So in this time and place a young Dutch clerk, nephew of a protestant minister, has signed on with the Dutch Trading Company V.O.C. to make his fortune with a five year contract and return to Holland with enough money to win the heart of his future father-in-law, and be married to the girl he adores. We meet all the characters he has to live, work, and get along with, Dutch and Japanese, some earnest and fair, some merely greedy bastards, and some pure evil. He has to learn the language, keep his balance on the Company's tightrope while juggling the spoken and unspoken rules of both the the Company's and the Japanese officials' games.
This group of outsiders is contained on a small trading island of warehouses, offices, and rooming houses for the officials of the Company, with only the Company men and their slaves and servants (and local bar girls) for social interaction. They are restricted from entering Japan proper. Their interactions with the Japanese are limited to formal business, translations, accounts, stock inventories, negotiating contracts for sales of various commodities, and trials and punishments for those caught breaking the many strict and arbitrary Japanese laws. This is no kind of a "junket," nor is it a particularly posh posting. Exotic yes, but most of young Jacob's co-workers lack the imagination to appreciate their environment as anything other than something to be endured, with the dream of wealth at the end of their term. Jacob does appreciate his surroundings, applies himself to learning Japanese, treats people fairly and with respect, but he gets in trouble because he is honest, and refuses to wink at his superior's fraudulent schemes to enrich themselves.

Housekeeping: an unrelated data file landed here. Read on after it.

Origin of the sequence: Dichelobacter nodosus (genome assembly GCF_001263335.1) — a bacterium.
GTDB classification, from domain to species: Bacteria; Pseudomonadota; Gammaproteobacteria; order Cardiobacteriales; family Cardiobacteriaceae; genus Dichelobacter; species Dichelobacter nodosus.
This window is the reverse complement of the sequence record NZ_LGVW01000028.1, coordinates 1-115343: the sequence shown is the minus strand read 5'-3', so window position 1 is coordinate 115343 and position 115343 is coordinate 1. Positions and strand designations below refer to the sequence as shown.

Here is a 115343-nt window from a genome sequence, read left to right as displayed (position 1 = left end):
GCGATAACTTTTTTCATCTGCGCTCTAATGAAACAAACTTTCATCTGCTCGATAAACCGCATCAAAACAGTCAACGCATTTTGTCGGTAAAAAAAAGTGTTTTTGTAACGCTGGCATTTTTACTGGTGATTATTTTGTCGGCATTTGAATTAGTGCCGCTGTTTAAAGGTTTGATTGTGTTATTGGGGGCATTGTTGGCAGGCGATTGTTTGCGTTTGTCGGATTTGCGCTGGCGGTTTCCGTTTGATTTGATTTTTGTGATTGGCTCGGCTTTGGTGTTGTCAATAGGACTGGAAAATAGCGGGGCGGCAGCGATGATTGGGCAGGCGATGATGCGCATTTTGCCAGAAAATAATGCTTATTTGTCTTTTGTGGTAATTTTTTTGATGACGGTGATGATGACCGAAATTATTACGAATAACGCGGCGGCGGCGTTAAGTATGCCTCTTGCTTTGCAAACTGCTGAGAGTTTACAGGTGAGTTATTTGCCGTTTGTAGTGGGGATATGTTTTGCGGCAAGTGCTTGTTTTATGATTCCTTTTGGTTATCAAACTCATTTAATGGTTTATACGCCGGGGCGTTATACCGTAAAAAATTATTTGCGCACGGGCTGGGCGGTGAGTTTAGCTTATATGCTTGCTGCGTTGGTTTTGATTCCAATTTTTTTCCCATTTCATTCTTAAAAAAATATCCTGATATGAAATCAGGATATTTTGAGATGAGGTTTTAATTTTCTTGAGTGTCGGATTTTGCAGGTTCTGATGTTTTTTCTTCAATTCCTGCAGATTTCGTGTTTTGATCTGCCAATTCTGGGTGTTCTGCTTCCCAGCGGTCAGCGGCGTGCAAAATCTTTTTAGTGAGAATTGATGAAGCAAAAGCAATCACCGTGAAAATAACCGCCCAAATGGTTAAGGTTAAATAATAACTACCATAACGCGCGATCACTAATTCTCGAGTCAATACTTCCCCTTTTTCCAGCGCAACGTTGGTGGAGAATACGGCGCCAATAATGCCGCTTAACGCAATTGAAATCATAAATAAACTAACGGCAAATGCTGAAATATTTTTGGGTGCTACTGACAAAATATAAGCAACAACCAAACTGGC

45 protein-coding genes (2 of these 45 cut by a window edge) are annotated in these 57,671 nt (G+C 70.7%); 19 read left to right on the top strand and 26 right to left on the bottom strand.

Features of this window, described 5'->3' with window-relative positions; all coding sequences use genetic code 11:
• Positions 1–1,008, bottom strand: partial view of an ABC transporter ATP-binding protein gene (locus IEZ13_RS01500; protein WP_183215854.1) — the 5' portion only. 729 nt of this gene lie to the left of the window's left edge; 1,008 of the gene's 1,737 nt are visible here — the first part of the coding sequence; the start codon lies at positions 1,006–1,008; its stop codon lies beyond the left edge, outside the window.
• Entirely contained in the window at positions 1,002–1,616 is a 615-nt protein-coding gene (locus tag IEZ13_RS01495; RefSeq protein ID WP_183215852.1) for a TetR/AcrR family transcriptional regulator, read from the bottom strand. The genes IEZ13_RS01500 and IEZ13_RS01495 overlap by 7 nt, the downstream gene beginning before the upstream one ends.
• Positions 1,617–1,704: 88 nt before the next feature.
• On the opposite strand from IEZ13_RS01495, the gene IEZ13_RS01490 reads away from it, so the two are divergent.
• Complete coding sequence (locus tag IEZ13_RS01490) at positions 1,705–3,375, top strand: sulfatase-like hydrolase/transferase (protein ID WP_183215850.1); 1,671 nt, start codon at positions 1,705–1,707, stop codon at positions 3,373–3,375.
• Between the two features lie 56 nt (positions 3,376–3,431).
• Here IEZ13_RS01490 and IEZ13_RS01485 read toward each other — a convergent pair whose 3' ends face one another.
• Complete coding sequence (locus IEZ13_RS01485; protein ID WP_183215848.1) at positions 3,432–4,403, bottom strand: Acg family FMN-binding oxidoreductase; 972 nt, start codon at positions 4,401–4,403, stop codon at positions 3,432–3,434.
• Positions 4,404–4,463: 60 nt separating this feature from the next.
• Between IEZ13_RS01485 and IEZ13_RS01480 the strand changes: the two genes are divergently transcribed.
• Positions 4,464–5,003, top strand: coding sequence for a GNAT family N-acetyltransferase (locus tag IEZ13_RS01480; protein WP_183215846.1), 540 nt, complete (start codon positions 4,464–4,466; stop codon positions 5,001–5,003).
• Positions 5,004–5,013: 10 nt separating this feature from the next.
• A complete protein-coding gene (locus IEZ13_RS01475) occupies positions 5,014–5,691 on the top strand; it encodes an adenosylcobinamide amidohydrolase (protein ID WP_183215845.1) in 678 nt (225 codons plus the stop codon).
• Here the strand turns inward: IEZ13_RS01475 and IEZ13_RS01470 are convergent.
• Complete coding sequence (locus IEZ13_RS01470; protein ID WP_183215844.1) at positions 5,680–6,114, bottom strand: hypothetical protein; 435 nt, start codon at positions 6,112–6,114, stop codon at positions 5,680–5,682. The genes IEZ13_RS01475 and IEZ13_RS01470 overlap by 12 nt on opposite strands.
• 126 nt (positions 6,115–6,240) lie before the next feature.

The ending is not at all what I expected. I do not want to give anything away. It is both happier and sadder than I thought it might be. But it is a realistic and very satisfying end to a remarkable story. I have some Dutch ancestors, who in the 17th century went west, and ultimately ended up in one of England's colonies in North America. This book helps me imagine what their lives might have been, had they decided to sign on to a Dutch East Asia Company contract instead.